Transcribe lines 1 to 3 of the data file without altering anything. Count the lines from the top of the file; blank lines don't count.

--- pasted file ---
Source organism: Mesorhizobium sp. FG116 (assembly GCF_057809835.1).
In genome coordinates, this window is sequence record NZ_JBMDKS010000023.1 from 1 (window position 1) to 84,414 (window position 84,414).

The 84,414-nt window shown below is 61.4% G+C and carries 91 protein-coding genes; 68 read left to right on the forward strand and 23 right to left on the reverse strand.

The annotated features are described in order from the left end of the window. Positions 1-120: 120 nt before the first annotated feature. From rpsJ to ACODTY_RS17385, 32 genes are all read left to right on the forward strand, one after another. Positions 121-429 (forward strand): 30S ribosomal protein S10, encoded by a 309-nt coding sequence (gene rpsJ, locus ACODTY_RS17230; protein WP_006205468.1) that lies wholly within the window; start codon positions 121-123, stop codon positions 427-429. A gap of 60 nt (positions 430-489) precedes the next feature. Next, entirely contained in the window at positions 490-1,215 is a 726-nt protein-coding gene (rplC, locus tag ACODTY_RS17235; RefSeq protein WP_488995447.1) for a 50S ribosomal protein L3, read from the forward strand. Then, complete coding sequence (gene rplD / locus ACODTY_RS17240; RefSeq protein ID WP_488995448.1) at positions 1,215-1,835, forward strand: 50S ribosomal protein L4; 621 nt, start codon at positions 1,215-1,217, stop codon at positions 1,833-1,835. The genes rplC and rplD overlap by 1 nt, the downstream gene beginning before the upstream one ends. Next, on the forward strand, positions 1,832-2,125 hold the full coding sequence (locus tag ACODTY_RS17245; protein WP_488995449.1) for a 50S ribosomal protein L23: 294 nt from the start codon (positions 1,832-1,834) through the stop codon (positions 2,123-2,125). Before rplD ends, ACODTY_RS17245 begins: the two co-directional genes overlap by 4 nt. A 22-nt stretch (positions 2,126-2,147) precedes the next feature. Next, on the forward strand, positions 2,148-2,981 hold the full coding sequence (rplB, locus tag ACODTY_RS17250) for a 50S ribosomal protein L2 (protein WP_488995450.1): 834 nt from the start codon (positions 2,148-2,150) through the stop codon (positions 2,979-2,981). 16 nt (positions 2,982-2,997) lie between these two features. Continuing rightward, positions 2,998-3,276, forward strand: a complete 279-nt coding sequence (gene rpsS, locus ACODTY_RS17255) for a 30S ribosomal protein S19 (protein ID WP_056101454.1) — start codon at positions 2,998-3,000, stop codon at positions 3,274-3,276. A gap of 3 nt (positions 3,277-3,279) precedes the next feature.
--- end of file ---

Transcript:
Source organism: Mesorhizobium sp. FG116 (assembly GCF_057809835.1).
In genome coordinates, this window is sequence record NZ_JBMDKS010000023.1 from 1 (window position 1) to 84,414 (window position 84,414).

The 84,414-nt window shown below is 61.4% G+C and carries 91 protein-coding genes; 68 read left to right on the forward strand and 23 right to left on the reverse strand.